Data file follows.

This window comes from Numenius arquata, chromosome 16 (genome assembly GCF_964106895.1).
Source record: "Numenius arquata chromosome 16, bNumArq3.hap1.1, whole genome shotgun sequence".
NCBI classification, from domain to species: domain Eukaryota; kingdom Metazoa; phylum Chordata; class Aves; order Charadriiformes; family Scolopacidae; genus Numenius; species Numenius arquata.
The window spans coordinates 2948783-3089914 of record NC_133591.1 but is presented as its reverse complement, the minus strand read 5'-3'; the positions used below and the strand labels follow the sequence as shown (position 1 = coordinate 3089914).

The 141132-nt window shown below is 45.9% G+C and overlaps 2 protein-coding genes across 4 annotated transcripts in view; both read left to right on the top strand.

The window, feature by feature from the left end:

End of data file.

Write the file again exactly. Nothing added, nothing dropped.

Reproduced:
This window comes from Numenius arquata, chromosome 16 (genome assembly GCF_964106895.1).
Source record: "Numenius arquata chromosome 16, bNumArq3.hap1.1, whole genome shotgun sequence".
NCBI classification, from domain to species: domain Eukaryota; kingdom Metazoa; phylum Chordata; class Aves; order Charadriiformes; family Scolopacidae; genus Numenius; species Numenius arquata.
The window spans coordinates 2948783-3089914 of record NC_133591.1 but is presented as its reverse complement, the minus strand read 5'-3'; the positions used below and the strand labels follow the sequence as shown (position 1 = coordinate 3089914).

The 141132-nt window shown below is 45.9% G+C and overlaps 2 protein-coding genes across 4 annotated transcripts in view; both read left to right on the top strand.

The window, feature by feature from the left end: